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Marketing lesson for energy suppliers

Published on 05/06/2017
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The quarterly reports on gas and electricity customer numbers from the Utility Regulator are normally low on surprises. This supplier has attracted a few more consumers. That one has lost some. It’s not quite a snores fest but hardly riveting reading.

However the most recent edition contained a bit of shocker. It showed that Budget Energy had lost more than twenty per cent of its domestic customers in the first quarter of this year. That’s a big drop. In actual numbers it was a decline from 61,700 to just over 48,250. To put it into perspective, Budget has fewer domestic customers now than it had three years ago in the winter of 2013. All that progress wiped out in few months. Interestingly almost all of the drop occurred among keypad customers. 

How did it happen? The story is a bit of a lesson for suppliers everywhere. 

In early December last year Budget pulled its lowest tariffs including a market leading rate of 12.5 pence a unit. The move came after the wholesale cost of power went up by 2 pence a unit. But it left the supplier offering less than competitive prices. The keypad tariff was close to 16 pence, the Bill Pay tariff a penny cheaper. Both were higher than the equivalent regulated Power NI prices which act as a sort of benchmark for the industry.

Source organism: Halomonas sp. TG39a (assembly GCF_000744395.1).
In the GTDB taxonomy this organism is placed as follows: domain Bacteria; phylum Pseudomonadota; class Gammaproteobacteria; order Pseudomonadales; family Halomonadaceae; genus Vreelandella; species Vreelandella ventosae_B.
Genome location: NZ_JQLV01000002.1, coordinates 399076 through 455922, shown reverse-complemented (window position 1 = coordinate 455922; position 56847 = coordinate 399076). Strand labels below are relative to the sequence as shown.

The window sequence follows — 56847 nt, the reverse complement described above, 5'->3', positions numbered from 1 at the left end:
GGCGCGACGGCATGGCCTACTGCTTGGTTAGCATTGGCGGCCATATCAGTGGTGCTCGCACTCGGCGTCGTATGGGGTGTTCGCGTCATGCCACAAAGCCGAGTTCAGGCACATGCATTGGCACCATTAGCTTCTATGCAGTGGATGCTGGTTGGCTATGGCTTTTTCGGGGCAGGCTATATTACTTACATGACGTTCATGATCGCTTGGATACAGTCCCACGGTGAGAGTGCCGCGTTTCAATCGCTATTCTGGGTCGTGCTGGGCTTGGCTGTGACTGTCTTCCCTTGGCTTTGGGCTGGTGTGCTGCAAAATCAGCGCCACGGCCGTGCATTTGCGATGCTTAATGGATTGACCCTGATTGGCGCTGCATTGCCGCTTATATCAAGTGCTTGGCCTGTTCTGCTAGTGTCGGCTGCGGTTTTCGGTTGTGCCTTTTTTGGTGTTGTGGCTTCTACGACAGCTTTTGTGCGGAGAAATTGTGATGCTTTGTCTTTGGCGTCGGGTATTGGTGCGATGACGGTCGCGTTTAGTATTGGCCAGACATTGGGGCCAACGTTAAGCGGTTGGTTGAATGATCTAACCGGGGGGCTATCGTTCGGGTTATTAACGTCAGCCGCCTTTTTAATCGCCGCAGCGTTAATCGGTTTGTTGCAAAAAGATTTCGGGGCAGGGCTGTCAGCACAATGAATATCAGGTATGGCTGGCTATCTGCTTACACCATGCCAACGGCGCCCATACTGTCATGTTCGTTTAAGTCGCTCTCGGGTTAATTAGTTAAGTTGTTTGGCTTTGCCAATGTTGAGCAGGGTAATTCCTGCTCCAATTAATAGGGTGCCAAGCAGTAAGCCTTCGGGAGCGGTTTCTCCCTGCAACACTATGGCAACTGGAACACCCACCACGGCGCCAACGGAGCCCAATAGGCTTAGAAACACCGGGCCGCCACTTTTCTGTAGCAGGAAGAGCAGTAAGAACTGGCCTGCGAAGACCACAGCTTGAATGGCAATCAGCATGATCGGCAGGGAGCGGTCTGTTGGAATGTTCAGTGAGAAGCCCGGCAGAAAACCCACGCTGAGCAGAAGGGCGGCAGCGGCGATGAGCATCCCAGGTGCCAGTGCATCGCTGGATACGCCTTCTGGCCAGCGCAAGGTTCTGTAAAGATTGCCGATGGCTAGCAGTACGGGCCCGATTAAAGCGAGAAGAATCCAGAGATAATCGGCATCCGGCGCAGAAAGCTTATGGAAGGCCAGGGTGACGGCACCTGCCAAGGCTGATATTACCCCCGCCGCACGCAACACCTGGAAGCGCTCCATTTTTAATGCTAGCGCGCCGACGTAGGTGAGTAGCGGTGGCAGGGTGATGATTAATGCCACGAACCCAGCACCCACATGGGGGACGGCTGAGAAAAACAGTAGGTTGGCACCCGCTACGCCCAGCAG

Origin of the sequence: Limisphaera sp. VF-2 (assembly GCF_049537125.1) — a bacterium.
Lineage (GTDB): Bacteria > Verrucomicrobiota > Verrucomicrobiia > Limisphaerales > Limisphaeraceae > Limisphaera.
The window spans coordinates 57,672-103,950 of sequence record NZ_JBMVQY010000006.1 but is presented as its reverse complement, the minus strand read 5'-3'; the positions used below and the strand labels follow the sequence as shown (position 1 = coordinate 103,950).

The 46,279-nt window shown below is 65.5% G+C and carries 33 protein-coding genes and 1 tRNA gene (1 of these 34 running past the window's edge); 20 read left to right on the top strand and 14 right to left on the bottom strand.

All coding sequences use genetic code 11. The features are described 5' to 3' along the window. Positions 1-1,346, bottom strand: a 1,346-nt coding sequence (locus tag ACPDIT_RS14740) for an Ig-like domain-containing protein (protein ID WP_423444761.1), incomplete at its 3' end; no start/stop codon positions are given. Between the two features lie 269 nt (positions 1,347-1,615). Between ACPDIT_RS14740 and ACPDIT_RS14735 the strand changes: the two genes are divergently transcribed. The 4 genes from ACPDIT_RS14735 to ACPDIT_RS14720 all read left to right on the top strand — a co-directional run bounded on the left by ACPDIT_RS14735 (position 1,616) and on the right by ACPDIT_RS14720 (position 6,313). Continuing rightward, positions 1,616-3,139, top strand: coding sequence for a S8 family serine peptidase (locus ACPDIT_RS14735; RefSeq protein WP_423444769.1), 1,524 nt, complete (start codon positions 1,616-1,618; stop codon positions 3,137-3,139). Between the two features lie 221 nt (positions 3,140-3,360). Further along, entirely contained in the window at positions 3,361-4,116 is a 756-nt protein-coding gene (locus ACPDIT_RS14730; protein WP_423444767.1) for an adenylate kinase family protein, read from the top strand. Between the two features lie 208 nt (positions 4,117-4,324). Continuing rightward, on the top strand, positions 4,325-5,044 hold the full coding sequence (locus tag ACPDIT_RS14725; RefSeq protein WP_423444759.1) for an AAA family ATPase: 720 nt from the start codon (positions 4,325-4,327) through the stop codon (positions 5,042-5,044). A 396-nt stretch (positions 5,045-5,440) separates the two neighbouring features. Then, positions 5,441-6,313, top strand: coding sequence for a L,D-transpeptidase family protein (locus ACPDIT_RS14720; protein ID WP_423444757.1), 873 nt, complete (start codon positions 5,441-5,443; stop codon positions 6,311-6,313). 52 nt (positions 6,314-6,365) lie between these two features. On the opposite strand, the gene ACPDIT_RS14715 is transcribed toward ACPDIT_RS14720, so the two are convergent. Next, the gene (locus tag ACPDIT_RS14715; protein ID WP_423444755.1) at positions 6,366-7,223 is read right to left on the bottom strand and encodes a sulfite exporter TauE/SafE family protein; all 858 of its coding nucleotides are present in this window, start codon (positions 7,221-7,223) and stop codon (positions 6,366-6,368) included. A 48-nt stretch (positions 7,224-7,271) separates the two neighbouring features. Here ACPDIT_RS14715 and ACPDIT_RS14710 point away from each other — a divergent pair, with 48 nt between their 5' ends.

Despite being under some pressure to raise their prices because of the hike in wholesale costs, other suppliers generally held their ground. They were rewarded with customer loyalty. Not only that, collectively they picked up Budget customers who were voting with their feet and leaving. The suppliers’ decision to hang fire was also rewarded by an eventual drop in wholesale prices. 

Two months after its price increase Budget attempted to retrieve the situation by offering new ultra low prices. The Simply Green direct debit online billing tariff at 12 pence a unit was then and remains now the cheapest in the market. Its Simply Cheaper keypad tariff at 12.75 pence a unit undercuts all its pre pay competitors. 

We will have to see in the next quarter’s results whether this move by Budget Energy has won back the customers who abandoned it just a few months ago.

Budget Energy has been approached for comment but has yet to respond.

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